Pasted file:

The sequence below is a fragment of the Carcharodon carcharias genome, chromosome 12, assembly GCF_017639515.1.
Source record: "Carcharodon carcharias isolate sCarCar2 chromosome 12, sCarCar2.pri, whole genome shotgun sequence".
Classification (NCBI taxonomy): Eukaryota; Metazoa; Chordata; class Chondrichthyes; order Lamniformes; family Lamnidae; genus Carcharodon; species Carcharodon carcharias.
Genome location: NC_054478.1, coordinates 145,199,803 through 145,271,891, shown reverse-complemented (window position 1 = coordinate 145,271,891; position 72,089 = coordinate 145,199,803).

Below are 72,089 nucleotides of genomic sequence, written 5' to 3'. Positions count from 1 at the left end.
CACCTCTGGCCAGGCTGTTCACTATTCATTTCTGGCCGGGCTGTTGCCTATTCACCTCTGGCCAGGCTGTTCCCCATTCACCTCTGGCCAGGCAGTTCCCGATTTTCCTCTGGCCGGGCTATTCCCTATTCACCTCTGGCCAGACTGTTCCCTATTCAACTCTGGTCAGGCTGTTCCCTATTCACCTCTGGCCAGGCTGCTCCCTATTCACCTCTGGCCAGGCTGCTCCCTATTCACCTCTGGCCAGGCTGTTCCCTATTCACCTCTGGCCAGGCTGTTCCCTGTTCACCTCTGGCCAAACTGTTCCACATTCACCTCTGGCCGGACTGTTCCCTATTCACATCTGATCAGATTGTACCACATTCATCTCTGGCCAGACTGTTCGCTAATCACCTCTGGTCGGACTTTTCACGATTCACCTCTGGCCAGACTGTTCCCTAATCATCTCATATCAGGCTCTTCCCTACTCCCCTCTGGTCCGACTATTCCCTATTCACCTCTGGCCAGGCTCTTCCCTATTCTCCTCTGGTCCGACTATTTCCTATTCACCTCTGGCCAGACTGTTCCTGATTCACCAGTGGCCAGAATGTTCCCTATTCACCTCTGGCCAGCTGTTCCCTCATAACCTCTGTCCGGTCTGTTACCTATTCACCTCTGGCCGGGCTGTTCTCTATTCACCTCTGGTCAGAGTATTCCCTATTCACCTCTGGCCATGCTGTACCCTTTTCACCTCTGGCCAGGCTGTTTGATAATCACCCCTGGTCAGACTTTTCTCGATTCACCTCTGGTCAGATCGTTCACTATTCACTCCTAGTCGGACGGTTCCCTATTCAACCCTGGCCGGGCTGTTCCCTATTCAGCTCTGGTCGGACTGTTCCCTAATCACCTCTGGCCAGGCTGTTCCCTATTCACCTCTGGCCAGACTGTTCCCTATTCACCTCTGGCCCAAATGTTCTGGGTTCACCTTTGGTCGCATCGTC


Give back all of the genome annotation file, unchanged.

The sequence below is a fragment of the Carcharodon carcharias genome, chromosome 12, assembly GCF_017639515.1.
Source record: "Carcharodon carcharias isolate sCarCar2 chromosome 12, sCarCar2.pri, whole genome shotgun sequence".
Classification (NCBI taxonomy): Eukaryota; Metazoa; Chordata; class Chondrichthyes; order Lamniformes; family Lamnidae; genus Carcharodon; species Carcharodon carcharias.
Genome location: NC_054478.1, coordinates 145,199,803 through 145,271,891, shown reverse-complemented (window position 1 = coordinate 145,271,891; position 72,089 = coordinate 145,199,803).

Below are 72,089 nucleotides of genomic sequence, written 5' to 3'. Positions count from 1 at the left end.
CACCTCTGGCCAGGCTGTTCACTATTCATTTCTGGCCGGGCTGTTGCCTATTCACCTCTGGCCAGGCTGTTCCCCATTCACCTCTGGCCAGGCAGTTCCCGATTTTCCTCTGGCCGGGCTATTCCCTATTCACCTCTGGCCAGACTGTTCCCTATTCAACTCTGGTCAGGCTGTTCCCTATTCACCTCTGGCCAGGCTGCTCCCTATTCACCTCTGGCCAGGCTGCTCCCTATTCACCTCTGGCCAGGCTGTTCCCTATTCACCTCTGGCCAGGCTGTTCCCTGTTCACCTCTGGCCAAACTGTTCCACATTCACCTCTGGCCGGACTGTTCCCTATTCACATCTGATCAGATTGTACCACATTCATCTCTGGCCAGACTGTTCGCTAATCACCTCTGGTCGGACTTTTCACGATTCACCTCTGGCCAGACTGTTCCCTAATCATCTCATATCAGGCTCTTCCCTACTCCCCTCTGGTCCGACTATTCCCTATTCACCTCTGGCCAGGCTCTTCCCTATTCTCCTCTGGTCCGACTATTTCCTATTCACCTCTGGCCAGACTGTTCCTGATTCACCAGTGGCCAGAATGTTCCCTATTCACCTCTGGCCAGCTGTTCCCTCATAACCTCTGTCCGGTCTGTTACCTATTCACCTCTGGCCGGGCTGTTCTCTATTCACCTCTGGTCAGAGTATTCCCTATTCACCTCTGGCCATGCTGTACCCTTTTCACCTCTGGCCAGGCTGTTTGATAATCACCCCTGGTCAGACTTTTCTCGATTCACCTCTGGTCAGATCGTTCACTATTCACTCCTAGTCGGACGGTTCCCTATTCAACCCTGGCCGGGCTGTTCCCTATTCAGCTCTGGTCGGACTGTTCCCTAATCACCTCTGGCCAGGCTGTTCCCTATTCACCTCTGGCCAGACTGTTCCCTATTCACCTCTGGCCCAAATGTTCTGGGTTCACCTTTGGTCGCATCGTC